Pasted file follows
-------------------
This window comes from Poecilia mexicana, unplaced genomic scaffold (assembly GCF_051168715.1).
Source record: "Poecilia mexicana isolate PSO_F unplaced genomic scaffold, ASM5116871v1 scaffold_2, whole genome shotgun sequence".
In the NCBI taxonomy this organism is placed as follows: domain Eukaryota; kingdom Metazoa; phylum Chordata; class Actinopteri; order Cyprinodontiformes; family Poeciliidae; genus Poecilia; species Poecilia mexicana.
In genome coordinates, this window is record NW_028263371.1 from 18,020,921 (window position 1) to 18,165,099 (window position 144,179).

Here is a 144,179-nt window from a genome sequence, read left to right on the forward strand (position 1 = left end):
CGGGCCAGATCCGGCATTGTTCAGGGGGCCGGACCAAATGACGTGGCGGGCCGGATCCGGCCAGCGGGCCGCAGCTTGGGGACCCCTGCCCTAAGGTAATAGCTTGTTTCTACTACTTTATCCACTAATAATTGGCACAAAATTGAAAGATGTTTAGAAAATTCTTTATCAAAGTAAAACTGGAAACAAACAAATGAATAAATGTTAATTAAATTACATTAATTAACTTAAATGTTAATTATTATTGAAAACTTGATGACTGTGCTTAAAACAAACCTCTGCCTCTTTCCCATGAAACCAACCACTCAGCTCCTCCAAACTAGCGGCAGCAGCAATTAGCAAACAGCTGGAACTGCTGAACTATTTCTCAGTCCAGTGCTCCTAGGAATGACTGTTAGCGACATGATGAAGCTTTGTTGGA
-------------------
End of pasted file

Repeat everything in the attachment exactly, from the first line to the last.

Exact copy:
This window comes from Poecilia mexicana, unplaced genomic scaffold (assembly GCF_051168715.1).
Source record: "Poecilia mexicana isolate PSO_F unplaced genomic scaffold, ASM5116871v1 scaffold_2, whole genome shotgun sequence".
In the NCBI taxonomy this organism is placed as follows: domain Eukaryota; kingdom Metazoa; phylum Chordata; class Actinopteri; order Cyprinodontiformes; family Poeciliidae; genus Poecilia; species Poecilia mexicana.
In genome coordinates, this window is record NW_028263371.1 from 18,020,921 (window position 1) to 18,165,099 (window position 144,179).

Here is a 144,179-nt window from a genome sequence, read left to right on the forward strand (position 1 = left end):
CGGGCCAGATCCGGCATTGTTCAGGGGGCCGGACCAAATGACGTGGCGGGCCGGATCCGGCCAGCGGGCCGCAGCTTGGGGACCCCTGCCCTAAGGTAATAGCTTGTTTCTACTACTTTATCCACTAATAATTGGCACAAAATTGAAAGATGTTTAGAAAATTCTTTATCAAAGTAAAACTGGAAACAAACAAATGAATAAATGTTAATTAAATTACATTAATTAACTTAAATGTTAATTATTATTGAAAACTTGATGACTGTGCTTAAAACAAACCTCTGCCTCTTTCCCATGAAACCAACCACTCAGCTCCTCCAAACTAGCGGCAGCAGCAATTAGCAAACAGCTGGAACTGCTGAACTATTTCTCAGTCCAGTGCTCCTAGGAATGACTGTTAGCGACATGATGAAGCTTTGTTGGA